“It was right that we should make merry and be glad, for your brother was dead and is alive again, and was lost and is found.”

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How to Return Like the Prodigal Son

Last year, a dream was placed on the heart of a girl who had a deep passion for Jesus.  She left everything she knew behind her to pursue a calling she believed in.  Things didn’t go as she imagined.  Conflict arose and she didn’t know how to cope.  Suddenly, she found herself choosing a path she had never taken.  A path opposite of everything she believed in.

That girl was me.  Though this features my story, it isn’t about me.  It’s about the prodigal son.  So follow me in Jesus’ parable in Luke 15.  Here it is, step-by-step, how to return to God just like the son in the story.

Find Offense with God

“And the younger [son] said to his father, ‘Father, give me the portion of goods that falls to me.’…” (Lk 15:12)

This statement shows a complete disregard for any familial relationship with his parent.  Why is that?  Because somewhere in the son’s heart, he had become offended with his dad.

Even as believers, we can become convinced that God is somehow holding out on us or doing things His way doesn’t work.  In this way, we make a conscious decision to believe that we know better than God.  And that is the beginning of dangerous territory.

Last year, I moved 12 hours away from my hometown to attend a ministry program.  I had to quit my job and depend completely on financial support in order for this to work out.  After only a month in a new city and state, I found myself homeless for 3 weeks.  I felt like God had failed me and became depressed.  This opened the door for offense which would become my rebellion.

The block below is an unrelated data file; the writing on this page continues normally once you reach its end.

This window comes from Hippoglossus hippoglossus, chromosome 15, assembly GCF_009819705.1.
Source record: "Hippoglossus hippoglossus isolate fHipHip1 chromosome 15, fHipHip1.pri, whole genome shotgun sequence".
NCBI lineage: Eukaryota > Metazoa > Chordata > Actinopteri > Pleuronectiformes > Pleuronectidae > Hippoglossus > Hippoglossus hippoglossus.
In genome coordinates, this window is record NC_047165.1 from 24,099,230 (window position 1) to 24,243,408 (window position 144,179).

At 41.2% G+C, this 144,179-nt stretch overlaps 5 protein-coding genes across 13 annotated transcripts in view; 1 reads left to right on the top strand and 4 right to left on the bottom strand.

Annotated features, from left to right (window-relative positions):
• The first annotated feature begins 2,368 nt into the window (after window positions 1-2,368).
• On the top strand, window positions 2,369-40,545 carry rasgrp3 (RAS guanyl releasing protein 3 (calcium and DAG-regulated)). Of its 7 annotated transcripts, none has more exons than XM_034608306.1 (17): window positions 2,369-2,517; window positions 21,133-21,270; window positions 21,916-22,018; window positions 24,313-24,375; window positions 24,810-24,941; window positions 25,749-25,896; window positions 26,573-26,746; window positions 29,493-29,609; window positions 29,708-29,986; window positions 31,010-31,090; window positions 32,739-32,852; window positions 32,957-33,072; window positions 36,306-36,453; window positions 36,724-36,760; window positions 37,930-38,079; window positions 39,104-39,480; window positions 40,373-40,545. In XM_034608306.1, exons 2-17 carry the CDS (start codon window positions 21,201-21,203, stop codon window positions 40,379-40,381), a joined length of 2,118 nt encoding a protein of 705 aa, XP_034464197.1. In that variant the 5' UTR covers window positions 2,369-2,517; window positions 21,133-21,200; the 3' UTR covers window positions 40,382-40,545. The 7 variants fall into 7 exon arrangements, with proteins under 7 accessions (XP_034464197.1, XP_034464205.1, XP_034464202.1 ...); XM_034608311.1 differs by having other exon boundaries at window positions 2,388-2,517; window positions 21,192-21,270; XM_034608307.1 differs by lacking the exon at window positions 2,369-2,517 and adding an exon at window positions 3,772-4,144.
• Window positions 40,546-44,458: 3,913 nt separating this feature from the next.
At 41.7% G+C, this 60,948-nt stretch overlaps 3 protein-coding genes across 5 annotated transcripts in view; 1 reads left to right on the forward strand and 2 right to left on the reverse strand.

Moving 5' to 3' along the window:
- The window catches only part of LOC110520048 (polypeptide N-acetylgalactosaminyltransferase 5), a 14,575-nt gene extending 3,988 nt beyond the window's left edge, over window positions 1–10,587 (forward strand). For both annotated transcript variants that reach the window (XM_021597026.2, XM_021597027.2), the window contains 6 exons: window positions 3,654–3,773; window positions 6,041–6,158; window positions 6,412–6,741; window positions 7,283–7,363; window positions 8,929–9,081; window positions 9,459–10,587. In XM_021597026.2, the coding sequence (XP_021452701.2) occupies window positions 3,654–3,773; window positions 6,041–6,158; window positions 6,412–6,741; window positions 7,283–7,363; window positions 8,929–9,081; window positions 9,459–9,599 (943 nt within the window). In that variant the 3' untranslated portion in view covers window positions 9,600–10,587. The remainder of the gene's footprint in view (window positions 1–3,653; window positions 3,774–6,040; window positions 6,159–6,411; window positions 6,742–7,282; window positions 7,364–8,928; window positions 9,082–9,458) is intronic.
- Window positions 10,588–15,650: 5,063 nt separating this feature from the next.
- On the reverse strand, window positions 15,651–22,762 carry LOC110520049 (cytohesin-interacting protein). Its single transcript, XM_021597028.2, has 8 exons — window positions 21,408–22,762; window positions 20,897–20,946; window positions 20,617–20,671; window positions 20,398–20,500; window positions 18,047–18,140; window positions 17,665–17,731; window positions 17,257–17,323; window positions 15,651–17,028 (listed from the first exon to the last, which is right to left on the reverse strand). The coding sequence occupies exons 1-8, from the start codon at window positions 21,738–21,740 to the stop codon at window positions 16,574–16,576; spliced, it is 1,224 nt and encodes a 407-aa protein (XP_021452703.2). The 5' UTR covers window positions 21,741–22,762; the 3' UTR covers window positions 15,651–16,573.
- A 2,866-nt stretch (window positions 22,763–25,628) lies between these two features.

Do It Your Own Way

So after taking his father’s money, the son moves away from his family and spends it all on “prodigal living” (15:13).

It’s human nature to become offended with God.  The proper way to deal with it is to cry out to Him, “Help my unbelief!” (Mark 9:24).  Acting on that offense is what leads us into sin.

After several other circumstances I didn’t understand, I became a ministry school dropout.  I chose to pursue my own sinful lifestyle that I previously chose to abstain from.  It was exciting at first as if I was experiencing  what I had been “missing out on” all my life.  I felt like I was getting some sort of revenge on God.

Come to the End of Yourself

After the son wasted all his money, famine came.  Uh-oh.  What was there left for him to do?  How was he going to eat?  No one helped him out, and he was stuck (15:14-16).

In the book of Jeremiah and several other places in the bible, God accuses His people of building broken cisterns that can’t keep water (Jeremiah 2:13).  Nothing we do in our own merit will keep us satisfied for long.  Occasionally, a person needs to come to the end of himself to realize that.

I came to my realization.  This way of life wasn’t making me happy, and I could no longer ignore the new void in my life.  I tried to fill it with all kinds of different things.  I even turned to meditation and other forms of spirituality to find peace.  But it was all in vain.

Recognize your Father

The son then realizes that he’s living off worse than even the servants of his father’s household (15:17)!  But he figured he probably insulted his father and no longer held his son status, so maybe his dad would let him come back as a servant.

It’s not enough to recognize that we are barren in ourselves.  We have to realize He is our fountain of living waters (Jer 2:13, Jn 4:10).  He has more than enough to keep us satisfied, so going back to Him has to be better than starving on our own.

Do you feel like you chose to walk away from God and it’s not really working out for you?  It’s never too late to go back.  I had done some pretty disgusting things and pretty much spit in God’s face.  But I came back.  Later, I’ll provide more detail about my story.  But remember how I said at the beginning it’s not about me?  It’s because it’s about you.  It’s about us.  The entire church is full of human people.  We’ve all had our moments but what separates us from those outside the church is we chose to come back.

To be continued . . .